CAIRO: A tomb from the Greco-Roman era containing around 20 mummies has been discovered in Egypt’s western Aswan region.
A joint Egyptian-Italian archaeological mission working in the vicinity of the Aga Khan Mausoleum made the find.
Mostafa Waziri, secretary-general of the Supreme Council of Antiquities, said the tomb had two parts. The first was above the ground and the second was carved into the rock.
Abdel Moneim Saeed, director general of Aswan and Nubia Antiquities and head of the archaeological mission’s Egyptian side, said the first part was a rectangular sandstone and mudbrick building. The tomb’s entrance was surrounded by stone blocks covered with a mudbrick vault.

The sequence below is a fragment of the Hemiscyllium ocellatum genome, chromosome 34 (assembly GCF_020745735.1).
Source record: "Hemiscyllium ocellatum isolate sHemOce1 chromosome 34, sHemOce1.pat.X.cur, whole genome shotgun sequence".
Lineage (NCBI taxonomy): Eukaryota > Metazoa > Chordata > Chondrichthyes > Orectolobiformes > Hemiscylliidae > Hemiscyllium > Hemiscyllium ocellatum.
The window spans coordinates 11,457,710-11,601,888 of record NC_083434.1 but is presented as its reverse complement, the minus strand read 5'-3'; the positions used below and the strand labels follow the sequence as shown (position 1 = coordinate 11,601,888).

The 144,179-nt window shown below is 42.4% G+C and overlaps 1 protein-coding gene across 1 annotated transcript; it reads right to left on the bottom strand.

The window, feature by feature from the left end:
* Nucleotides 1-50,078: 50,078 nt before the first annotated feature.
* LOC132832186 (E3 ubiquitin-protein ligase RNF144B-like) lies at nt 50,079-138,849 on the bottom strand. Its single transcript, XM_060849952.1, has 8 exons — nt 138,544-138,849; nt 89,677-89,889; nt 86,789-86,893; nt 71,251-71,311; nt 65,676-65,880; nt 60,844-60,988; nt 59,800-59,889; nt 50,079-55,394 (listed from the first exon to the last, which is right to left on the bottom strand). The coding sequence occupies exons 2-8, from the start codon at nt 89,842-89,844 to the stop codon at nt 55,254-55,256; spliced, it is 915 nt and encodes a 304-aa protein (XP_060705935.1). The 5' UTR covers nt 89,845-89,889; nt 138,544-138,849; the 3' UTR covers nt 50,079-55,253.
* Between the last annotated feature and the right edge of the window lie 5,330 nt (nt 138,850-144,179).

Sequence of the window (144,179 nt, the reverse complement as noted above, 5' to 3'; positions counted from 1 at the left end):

The second part was carved out of rock and the entrance led to a rectangular courtyard in which four burial chambers were carved, he added. These had 20 mummies, most of which were in good condition.
Preliminary studies have indicated that this mass grave includes the bodies from more than one family.
The head of the mission, professor of Egyptology at the University of Milan Patricia Piacentini, said the mission found many archaeological artifacts inside the tomb, which dated back to the Greco-Roman era, including offering tables, stone panels with hieroglyphic texts, and a copper necklace decorated with Greek writing and the name Nicostratus.
They also found a number of coffins in good condition, some of which were made from sandstone.